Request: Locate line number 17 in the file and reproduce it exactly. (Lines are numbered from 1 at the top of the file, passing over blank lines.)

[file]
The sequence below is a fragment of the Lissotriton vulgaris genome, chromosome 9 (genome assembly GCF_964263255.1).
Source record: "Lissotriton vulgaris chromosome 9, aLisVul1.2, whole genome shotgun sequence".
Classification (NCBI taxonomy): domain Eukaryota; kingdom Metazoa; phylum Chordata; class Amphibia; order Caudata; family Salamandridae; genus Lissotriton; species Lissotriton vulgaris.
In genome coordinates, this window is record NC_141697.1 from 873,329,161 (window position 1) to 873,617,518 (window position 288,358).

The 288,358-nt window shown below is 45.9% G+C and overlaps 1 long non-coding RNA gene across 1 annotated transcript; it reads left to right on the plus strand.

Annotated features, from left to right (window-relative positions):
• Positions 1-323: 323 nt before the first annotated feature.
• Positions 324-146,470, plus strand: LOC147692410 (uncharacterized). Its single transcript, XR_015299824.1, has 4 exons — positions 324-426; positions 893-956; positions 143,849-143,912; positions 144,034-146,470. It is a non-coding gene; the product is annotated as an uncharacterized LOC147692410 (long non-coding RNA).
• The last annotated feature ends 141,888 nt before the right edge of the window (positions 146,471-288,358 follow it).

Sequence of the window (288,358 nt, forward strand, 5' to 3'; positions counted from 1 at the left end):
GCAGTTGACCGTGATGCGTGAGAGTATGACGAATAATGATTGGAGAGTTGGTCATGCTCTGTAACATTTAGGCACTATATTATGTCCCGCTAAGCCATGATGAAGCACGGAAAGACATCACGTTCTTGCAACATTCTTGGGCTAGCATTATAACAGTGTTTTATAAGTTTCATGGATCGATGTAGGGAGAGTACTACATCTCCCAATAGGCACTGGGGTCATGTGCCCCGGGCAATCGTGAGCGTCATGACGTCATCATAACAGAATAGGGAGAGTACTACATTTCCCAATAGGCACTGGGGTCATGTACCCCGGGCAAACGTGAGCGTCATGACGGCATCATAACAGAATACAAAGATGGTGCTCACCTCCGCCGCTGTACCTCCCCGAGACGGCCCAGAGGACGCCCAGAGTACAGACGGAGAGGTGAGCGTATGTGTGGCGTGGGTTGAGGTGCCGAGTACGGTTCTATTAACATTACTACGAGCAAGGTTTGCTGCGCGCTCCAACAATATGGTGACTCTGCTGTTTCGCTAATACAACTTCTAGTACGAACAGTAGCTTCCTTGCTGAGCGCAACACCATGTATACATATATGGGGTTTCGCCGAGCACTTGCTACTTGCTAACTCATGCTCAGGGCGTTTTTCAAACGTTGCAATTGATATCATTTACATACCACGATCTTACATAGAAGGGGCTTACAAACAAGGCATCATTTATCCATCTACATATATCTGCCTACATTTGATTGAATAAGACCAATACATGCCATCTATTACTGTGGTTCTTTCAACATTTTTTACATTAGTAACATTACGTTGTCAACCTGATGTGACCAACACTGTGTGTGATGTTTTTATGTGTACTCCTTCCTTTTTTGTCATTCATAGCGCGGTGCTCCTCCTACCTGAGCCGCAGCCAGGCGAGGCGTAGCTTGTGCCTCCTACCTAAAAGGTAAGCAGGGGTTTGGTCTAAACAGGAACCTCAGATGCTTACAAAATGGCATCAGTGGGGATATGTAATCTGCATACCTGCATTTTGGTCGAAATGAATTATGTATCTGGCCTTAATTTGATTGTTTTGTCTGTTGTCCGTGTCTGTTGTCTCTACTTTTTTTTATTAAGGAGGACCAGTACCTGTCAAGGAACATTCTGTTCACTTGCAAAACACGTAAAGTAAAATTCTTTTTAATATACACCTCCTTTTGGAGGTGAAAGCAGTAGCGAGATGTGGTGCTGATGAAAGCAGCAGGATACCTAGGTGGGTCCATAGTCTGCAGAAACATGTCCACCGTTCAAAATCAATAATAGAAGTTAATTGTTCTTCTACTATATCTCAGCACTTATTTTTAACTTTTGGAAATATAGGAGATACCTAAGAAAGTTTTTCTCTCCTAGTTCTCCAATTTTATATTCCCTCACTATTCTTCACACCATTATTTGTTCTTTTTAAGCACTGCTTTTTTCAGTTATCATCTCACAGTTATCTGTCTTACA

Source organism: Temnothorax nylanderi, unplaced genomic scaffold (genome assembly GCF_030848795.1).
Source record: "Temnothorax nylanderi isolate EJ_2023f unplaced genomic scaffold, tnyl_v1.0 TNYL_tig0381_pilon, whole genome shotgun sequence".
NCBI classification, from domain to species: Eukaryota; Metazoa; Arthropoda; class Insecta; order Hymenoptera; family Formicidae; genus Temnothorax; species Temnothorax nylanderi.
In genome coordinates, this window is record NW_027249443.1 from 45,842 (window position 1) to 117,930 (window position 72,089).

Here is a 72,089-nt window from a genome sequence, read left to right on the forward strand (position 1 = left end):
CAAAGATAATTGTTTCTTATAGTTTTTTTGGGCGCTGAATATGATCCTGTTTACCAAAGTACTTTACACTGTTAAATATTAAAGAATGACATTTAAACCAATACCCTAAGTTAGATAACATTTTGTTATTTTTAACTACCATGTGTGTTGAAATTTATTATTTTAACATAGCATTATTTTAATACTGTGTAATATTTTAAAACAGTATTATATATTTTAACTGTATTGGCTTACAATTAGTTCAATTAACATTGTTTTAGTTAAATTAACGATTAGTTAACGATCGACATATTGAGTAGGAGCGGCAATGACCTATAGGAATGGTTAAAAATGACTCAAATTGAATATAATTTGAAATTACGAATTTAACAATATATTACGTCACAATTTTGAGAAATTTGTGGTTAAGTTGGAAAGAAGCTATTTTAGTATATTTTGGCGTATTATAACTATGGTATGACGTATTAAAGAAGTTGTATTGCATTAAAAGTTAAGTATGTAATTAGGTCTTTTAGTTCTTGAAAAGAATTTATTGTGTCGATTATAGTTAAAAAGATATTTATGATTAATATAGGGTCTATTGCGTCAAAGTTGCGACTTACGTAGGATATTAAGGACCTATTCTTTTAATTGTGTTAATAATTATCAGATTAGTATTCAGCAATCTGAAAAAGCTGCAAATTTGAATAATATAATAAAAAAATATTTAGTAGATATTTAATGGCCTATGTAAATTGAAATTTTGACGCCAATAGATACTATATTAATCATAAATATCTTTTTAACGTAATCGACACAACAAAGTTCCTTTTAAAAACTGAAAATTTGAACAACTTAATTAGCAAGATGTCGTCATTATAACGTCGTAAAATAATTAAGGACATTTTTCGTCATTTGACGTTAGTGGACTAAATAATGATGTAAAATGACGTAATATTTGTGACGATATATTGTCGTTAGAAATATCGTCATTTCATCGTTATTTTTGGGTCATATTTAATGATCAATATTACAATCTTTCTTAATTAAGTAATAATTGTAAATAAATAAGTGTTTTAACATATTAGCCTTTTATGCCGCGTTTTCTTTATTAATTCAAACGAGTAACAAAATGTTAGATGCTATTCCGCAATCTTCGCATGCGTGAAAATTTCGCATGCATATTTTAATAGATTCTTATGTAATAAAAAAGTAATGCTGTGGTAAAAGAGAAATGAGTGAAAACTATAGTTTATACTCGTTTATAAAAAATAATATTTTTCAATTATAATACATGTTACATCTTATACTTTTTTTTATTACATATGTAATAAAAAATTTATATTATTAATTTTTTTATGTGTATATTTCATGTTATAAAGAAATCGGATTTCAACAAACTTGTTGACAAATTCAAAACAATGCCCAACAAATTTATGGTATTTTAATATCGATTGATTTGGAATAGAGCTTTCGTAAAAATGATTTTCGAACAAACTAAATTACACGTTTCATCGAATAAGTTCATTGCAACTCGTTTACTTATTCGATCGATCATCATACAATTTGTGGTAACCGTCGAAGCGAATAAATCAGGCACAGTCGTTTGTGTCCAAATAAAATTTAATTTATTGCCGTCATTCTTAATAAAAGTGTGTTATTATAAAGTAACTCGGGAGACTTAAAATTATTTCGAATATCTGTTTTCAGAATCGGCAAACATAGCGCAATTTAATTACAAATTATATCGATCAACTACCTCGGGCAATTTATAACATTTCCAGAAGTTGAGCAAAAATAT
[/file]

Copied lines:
CAAAGATAATTGTTTCTTATAGTTTTTTTGGGCGCTGAATATGATCCTGTTTACCAAAGTACTTTACACTGTTAAATATTAAAGAATGACATTTAAACCAATACCCTAAGTTAGATAACATTTTGTTATTTTTAACTACCATGTGTGTTGAAATTTATTATTTTAACATAGCATTATTTTAATACTGTGTAATATTTTAAAACAGTATTATATATTTTAACTGTATTGGCTTACAATTAGTTCAATTAACATTGTTTTAGTTAAATTAACGATTAGTTAACGATCGACATATTGAGTAGGAGCGGCAATGACCTATAGGAATGGTTAAAAATGACTCAAATTGAATATAATTTGAAATTACGAATTTAACAATATATTACGTCACAATTTTGAGAAATTTGTGGTTAAGTTGGAAAGAAGCTATTTTAGTATATTTTGGCGTATTATAACTATGGTATGACGTATTAAAGAAGTTGTATTGCATTAAAAGTTAAGTATGTAATTAGGTCTTTTAGTTCTTGAAAAGAATTTATTGTGTCGATTATAGTTAAAAAGATATTTATGATTAATATAGGGTCTATTGCGTCAAAGTTGCGACTTACGTAGGATATTAAGGACCTATTCTTTTAATTGTGTTAATAATTATCAGATTAGTATTCAGCAATCTGAAAAAGCTGCAAATTTGAATAATATAATAAAAAAATATTTAGTAGATATTTAATGGCCTATGTAAATTGAAATTTTGACGCCAATAGATACTATATTAATCATAAATATCTTTTTAACGTAATCGACACAACAAAGTTCCTTTTAAAAACTGAAAATTTGAACAACTTAATTAGCAAGATGTCGTCATTATAACGTCGTAAAATAATTAAGGACATTTTTCGTCATTTGACGTTAGTGGACTAAATAATGATGTAAAATGACGTAATATTTGTGACGATATATTGTCGTTAGAAATATCGTCATTTCATCGTTATTTTTGGGTCATATTTAATGATCAATATTACAATCTTTCTTAATTAAGTAATAATTGTAAATAAATAAGTGTTTTAACATATTAGCCTTTTATGCCGCGTTTTCTTTATTAATTCAAACGAGTAACAAAATGTTAGATGCTATTCCGCAATCTTCGCATGCGTGAAAATTTCGCATGCATATTTTAATAGATTCTTATGTAATAAAAAAGTAATGCTGTGGTAAAAGAGAAATGAGTGAAAACTATAGTTTATACTCGTTTATAAAAAATAATATTTTTCAATTATAATACATGTTACATCTTATACTTTTTTTTATTACATATGTAATAAAAAATTTATATTATTAATTTTTTTATGTGTATATTTCATGTTATAAAGAAATCGGATTTCAACAAACTTGTTGACAAATTCAAAACAATGCCCAACAAATTTATGGTATTTTAATATCGATTGATTTGGAATAGAGCTTTCGTAAAAATGATTTTCGAACAAACTAAATTACACGTTTCATCGAATAAGTTCATTGCAACTCGTTTACTTATTCGATCGATCATCATACAATTTGTGGTAACCGTCGAAGCGAATAAATCAGGCACAGTCGTTTGTGTCCAAATAAAATTTAATTTATTGCCGTCATTCTTAATAAAAGTGTGTTATTATAAAGTAACTCGGGAGACTTAAAATTATTTCGAATATCTGTTTTCAGAATCGGCAAACATAGCGCAATTTAATTACAAATTATATCGATCAACTACCTCGGGCAATTTATAACATTTCCAGAAGTTGAGCAAAAATAT